Defeated. Requiem

How Hard Is It to Give Up on Failed Policies?

Today is a day of transition. But even when defeat is obvious, changing direction is hard. The whole world has seen a vivid illustration of this over the last two months around the U.S. Capitol. And when ideology creeps into the science of public health, we see it there, too. One becomes committed to a course of action. Then, when efforts have failed, it can be hard to know if the policies have fundamental flaws. The temptation is great to think that the policies are sound, but their implementation has been poor. That temptation leads people to press on in futility.

So it is with strategies to reduce the impact of obesity. Two new publications reflect on what’s working – and what’s not – in very different ways.

Lessons from Taxing Sugar-Sweetened Beverages

Barry Popkin and Shu Wen Ng reflect on policies for taxing sugar-sweetened beverages in PLOS Medicine. They see a bright future for such policies:

“Taxation of SSBs is an important start to using fiscal policy to correct the large human and planetary costs of the modern food supply chain and promote improved diet and eventually health. SSB taxes to date have varied in design, and continued assessments can allow us to better understand how to improve them to sharpen their effects.”

They write that these taxes are essential for reducing obesity risk and diseases that result from obesity – diabetes, cancer, heart, liver, and kidney disease. They note that effects on health outcomes will “take years to emerge,” so they focus on changes in sales patterns as evidence for the effectiveness of these policies.

Yet they also note that these changes might not be enough:

“While these taxes specifically affect high consumers, evaluations to date suggest that the reductions affected by SSB taxes translate to 5 to 22 kilocalories (kcals) per capita per day. These levels of reductions, even if sustained, are insufficient to meaningfully impact the broad swath of health outcomes in a timely manner, although research shows that the 10- to 20-year time horizon will produce important results.”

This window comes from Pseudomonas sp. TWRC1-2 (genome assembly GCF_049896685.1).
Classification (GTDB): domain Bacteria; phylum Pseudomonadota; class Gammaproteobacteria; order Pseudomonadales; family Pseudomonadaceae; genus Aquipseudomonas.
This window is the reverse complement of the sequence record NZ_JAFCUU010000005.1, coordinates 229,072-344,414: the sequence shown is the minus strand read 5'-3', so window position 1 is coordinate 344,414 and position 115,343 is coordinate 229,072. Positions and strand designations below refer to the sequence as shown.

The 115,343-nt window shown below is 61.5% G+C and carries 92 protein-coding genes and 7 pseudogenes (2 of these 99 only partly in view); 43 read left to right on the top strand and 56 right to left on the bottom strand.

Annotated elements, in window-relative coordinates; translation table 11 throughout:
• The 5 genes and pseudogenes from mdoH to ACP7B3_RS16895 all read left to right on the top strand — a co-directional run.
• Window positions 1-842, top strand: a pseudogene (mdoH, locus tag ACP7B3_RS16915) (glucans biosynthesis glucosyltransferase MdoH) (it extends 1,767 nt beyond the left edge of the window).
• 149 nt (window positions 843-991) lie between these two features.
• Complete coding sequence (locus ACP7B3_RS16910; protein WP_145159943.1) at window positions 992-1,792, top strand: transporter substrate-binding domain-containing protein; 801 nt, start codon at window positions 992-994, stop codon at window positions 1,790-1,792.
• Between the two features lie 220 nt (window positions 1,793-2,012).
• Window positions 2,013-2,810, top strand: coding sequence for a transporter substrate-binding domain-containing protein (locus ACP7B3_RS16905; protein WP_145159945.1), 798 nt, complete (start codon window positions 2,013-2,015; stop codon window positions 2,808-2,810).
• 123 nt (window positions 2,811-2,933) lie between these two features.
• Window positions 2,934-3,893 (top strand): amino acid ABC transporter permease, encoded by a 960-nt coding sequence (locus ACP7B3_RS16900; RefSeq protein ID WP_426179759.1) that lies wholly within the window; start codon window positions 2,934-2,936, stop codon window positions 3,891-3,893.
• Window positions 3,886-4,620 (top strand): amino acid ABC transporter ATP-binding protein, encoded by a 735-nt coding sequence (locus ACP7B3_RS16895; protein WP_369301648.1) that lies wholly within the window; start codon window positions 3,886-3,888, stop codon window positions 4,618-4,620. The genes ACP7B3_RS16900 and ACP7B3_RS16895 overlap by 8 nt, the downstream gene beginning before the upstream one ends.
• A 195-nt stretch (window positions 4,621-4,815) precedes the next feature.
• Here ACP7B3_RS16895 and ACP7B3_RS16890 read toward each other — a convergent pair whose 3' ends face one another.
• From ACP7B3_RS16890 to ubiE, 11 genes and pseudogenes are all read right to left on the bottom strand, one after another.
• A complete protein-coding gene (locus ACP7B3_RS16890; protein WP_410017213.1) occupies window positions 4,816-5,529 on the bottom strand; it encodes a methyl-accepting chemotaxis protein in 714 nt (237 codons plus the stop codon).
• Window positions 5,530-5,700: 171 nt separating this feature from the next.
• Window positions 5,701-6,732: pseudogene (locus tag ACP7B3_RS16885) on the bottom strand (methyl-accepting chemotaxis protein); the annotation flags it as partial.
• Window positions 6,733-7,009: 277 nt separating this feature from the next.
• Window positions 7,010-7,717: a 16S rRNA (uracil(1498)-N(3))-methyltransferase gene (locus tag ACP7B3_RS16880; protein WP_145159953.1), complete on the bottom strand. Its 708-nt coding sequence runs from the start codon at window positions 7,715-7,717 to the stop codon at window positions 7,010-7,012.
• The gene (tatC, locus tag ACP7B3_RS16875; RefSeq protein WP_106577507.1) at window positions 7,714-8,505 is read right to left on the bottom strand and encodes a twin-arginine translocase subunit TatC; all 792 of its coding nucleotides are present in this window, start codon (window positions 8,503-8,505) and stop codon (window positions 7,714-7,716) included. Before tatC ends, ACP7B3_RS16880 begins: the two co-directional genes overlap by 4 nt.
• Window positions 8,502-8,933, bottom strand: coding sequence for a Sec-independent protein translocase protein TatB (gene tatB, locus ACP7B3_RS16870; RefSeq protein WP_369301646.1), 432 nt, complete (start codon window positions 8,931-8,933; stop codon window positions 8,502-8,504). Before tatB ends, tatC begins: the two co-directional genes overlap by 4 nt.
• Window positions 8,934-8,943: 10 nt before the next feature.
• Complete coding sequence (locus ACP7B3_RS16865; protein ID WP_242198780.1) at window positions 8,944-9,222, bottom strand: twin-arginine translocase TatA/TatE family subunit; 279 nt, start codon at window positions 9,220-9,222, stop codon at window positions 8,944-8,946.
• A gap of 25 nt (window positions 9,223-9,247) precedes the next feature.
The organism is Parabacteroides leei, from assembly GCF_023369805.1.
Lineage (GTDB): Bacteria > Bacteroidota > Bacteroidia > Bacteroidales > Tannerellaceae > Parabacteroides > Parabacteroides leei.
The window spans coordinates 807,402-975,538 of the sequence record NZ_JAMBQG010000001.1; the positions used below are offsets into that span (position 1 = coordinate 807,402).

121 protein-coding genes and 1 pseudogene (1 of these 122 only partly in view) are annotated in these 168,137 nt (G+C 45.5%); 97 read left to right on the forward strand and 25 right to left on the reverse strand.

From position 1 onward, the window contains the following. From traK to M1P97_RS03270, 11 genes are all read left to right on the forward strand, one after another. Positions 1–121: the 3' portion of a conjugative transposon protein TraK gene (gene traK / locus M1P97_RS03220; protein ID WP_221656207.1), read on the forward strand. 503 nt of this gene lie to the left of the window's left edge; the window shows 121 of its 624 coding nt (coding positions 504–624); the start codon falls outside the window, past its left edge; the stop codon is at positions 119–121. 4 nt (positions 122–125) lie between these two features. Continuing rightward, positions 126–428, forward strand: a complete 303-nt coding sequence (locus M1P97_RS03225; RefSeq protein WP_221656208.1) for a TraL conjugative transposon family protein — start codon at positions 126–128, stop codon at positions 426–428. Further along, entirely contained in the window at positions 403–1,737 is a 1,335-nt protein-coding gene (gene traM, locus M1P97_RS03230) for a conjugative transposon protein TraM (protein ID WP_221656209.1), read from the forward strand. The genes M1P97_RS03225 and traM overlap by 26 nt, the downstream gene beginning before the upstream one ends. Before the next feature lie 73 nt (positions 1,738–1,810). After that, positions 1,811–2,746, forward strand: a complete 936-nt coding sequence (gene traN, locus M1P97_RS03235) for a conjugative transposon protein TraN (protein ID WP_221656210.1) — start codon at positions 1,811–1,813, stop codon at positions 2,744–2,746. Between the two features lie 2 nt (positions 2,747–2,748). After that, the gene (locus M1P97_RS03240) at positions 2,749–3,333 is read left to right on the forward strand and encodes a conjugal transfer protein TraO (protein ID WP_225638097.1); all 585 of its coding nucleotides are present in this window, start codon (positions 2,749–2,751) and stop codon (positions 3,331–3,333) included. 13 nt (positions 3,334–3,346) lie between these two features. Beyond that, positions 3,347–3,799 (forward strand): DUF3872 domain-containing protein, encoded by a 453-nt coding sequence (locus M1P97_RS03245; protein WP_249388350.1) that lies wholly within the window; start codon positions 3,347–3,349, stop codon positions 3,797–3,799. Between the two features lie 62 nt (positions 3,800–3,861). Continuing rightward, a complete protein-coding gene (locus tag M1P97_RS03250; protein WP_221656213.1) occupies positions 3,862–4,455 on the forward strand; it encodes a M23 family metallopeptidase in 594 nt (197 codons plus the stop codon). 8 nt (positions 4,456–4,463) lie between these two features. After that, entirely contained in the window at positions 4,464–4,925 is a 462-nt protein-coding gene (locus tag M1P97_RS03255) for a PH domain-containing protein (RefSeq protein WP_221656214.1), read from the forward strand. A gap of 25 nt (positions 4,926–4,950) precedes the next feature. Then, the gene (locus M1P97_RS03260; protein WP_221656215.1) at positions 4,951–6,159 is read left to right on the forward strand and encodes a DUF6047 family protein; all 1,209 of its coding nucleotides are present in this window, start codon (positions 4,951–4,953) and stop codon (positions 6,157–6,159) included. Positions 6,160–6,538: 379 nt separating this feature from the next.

We do see one issue with this argument. Consumption of sugar and sugar sweetened beverages has been going down for two decades. Despite this, obesity prevalence climbed relentlessly at the same time. So we wonder if more sugar taxes will ever show an effect on health outcomes.

Examining an Evidence Base

We find a sharp contrast in researchers focusing on reducing obesity in young children. Lori Scott-Sheldon and colleagues recently published findings from a systematic review and meta-analysis. Their goal is to build an evidence base of tools that work for reducing obesity in children between the ages of two and five.

They looked at 51 studies and 58 different interventions. It is a huge undertaking. But the conclusion is relatively simple. Interventions for preschool children can be effective. In particular, programs that educate caregivers about reducing screen time may be especially important.

Learning and Moving On

On this day of transition, we wonder about the possibilities for people who want to change the world to learn from experiences that don’t live up to expectations. Failed policies can offer important opportunities to learn. But only if we take those opportunities.

If we are ever to reverse the harm that obesity is doing to public health, we will need to become more objective about failed policies and more curious about strategies that might work better. Taken together, objectivity and curiosity can be quite powerful.

Click here for the paper by Popkin and Ng, here for the paper by Scott-Sheldon et al. For further perspective on learning from failures in obesity policy, click here.

Defeated. Requiem. Painting by Vasily Vereshchagin / WikiArt

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January 20, 2021

One Response to “How Hard Is It to Give Up on Failed Policies?”

  1. January 20, 2021 at 10:37 am, David Brown said:

    Does Barry Popkin understand cause and effect? He says, “Obesity already is associated with numerous underlying risk factors for COVID-19, including hypertension, heart disease, Type 2 diabetes, and chronic kidney and liver disease. Metabolic changes caused by obesity — such as insulin resistance and inflammation — make it difficult for individuals with obesity to fight some infections.”

    It should be clear by now that insulin resistance and inflammation are caused by excessive intake of bioactive lipids such as linoleic acid and arachidonic acid.